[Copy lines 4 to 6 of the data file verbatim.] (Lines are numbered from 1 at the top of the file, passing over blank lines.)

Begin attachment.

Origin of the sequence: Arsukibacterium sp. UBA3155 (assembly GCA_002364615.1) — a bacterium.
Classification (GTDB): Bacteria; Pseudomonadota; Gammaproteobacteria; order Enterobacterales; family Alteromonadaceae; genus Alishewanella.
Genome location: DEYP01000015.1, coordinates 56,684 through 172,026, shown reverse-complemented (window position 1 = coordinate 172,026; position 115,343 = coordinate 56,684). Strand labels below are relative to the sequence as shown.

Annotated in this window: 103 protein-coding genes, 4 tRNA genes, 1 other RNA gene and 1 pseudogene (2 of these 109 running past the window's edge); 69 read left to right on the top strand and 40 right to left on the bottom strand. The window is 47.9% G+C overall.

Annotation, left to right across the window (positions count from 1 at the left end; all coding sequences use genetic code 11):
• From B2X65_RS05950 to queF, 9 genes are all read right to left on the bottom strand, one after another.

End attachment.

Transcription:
Annotated in this window: 103 protein-coding genes, 4 tRNA genes, 1 other RNA gene and 1 pseudogene (2 of these 109 running past the window's edge); 69 read left to right on the top strand and 40 right to left on the bottom strand. The window is 47.9% G+C overall.

Annotation, left to right across the window (positions count from 1 at the left end; all coding sequences use genetic code 11):
• From B2X65_RS05950 to queF, 9 genes are all read right to left on the bottom strand, one after another.